Lucie Jamsin was second in 4:38 and Amandine Ferrato was third in 4:39. Each of those top-three finishers are expected to make their way onto the French national team for the IAU Trail World Championships.
Other familiar names in the women’s field included fourth-place Anne-Lise Rousset in 4:40, fifth-place Sandra Martin in 4:56, and seventh-place Stephanie Duc in 5:04.
Carrera Alto Sil
Jim Walmsley is going global! Little is known about the 30k Carrera Alto Sil mountain race in Spain, but Walmsley was a winner in 2:37, almost 20 minutes better than second place. Full results (when available).
Pacific Rim One Day
In Washington, Ryan McKnight totaled 124 miles as race winner of the Pacific Rim One Day race. Susan Carlson Kokesh won the women’s event with 92 miles. Full results.
Howard Asligner Endurance Run
Josh Fingar ringed Arena Park in Cape Girardeau, Missouri for 24 hours to win the Howard Asligner Endurance Run with about 125 miles. Annette Bednosky bested the women’s race with about 110 miles. Full results.
Stryn Rando 3000
Ski-mountaineering season continues for Kilian Jornet. He won the Stryn Rando 3000 event in Norway in 2:18. Eric Carter of the U.S. was fifth in 2:40. For the ladies, Emelie Forsberg and Ida Nilsson finished in a first-place tie, both at 2:51. Full results.
Terrapin Mountain 50k
Matt Thompson won the 10th annual Terrapin Mountain 50k in Virginia in 4:28, finishing seven minutes up on second-place Brian Rusiecki. The women’s race crowned Krista Offield as race winner in 5:23. Full results.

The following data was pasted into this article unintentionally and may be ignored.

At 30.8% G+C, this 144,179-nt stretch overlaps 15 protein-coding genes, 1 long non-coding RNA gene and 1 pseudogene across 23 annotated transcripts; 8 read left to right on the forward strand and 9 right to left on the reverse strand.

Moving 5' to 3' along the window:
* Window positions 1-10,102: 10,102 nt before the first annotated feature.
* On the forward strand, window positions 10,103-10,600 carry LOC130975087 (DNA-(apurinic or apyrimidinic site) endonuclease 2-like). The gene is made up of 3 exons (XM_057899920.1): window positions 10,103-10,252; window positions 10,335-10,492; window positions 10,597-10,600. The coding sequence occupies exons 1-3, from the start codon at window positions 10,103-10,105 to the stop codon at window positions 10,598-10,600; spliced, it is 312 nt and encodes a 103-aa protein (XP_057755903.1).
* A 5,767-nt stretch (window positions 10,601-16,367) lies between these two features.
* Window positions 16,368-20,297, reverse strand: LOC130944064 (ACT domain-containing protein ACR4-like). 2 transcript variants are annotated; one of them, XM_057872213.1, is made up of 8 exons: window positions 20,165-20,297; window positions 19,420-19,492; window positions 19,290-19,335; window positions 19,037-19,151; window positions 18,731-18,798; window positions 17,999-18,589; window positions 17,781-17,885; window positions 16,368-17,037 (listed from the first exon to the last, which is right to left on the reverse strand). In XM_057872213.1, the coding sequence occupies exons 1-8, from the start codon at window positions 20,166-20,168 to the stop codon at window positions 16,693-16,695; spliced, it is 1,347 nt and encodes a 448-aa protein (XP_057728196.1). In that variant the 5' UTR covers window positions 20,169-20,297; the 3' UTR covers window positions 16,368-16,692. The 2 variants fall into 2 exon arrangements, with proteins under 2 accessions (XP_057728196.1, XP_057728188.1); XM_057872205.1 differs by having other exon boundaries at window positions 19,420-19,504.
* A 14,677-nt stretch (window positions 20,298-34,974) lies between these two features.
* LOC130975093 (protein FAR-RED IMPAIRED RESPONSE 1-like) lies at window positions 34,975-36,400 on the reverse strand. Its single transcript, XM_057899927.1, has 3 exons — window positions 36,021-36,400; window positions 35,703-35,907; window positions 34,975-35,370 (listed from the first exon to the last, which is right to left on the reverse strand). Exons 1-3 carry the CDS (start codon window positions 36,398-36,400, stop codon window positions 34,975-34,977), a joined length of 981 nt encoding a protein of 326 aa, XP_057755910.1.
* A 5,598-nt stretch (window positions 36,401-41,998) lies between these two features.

Antelope Island Buffalo Run
Fifty miles on an island in Utah’s Great Salt Lake, Sondre Amdahl (Norway) was the Antelope Island Buffalo Run 50-mile race winner in 6:45. Saige Balloock-Dixon was the women’s champ in 8:07. Full results.
Run Through Time Marathon
Salida, Colorado’s Run Through Time Marathon is low key but typically competitive. Frank Pipp was the men’s winner in 3:16. Among familiar names, Ryan Burch was third in 3:30. A wrong turn put Dakota Jones way back in 33rd. A similar move likely impacted Eric Senseman in 32nd place. Shannon Daileader won the women’s race in 4:11. In the accompanying half marathon, it was local runner Taylor Stack and Sandi Nypaver on top with 1:29 and 1:51 winning times. Full results.
Mesquite Canyon 50k
Charlie Ware and Susan Kramer won the Aravaipa Running Mesquite Canyon 50k at Arizona’s White Tank Mountain Regional Park, running 4:46 and 5:48, respectively. Full results.
Forty-two-year-old Jon Olsen still has his wheels! Olsen tuned up for a coming U.S. 24-hour team qualifying attempt by winning California’s Modesto Marathon in 2:33. Full results.
Call for Comments
- Three Days of Syllamo and the Lake Martin 100 Mile are among the results we couldn’t locate at press time, so please provide insight or results in the comments below.
- As always, share what other races or events went down this weekend in the comments.
- The French are lining up an all-star men’s team for IAU Trail World Championships. What other teams could realistically challenge for the win?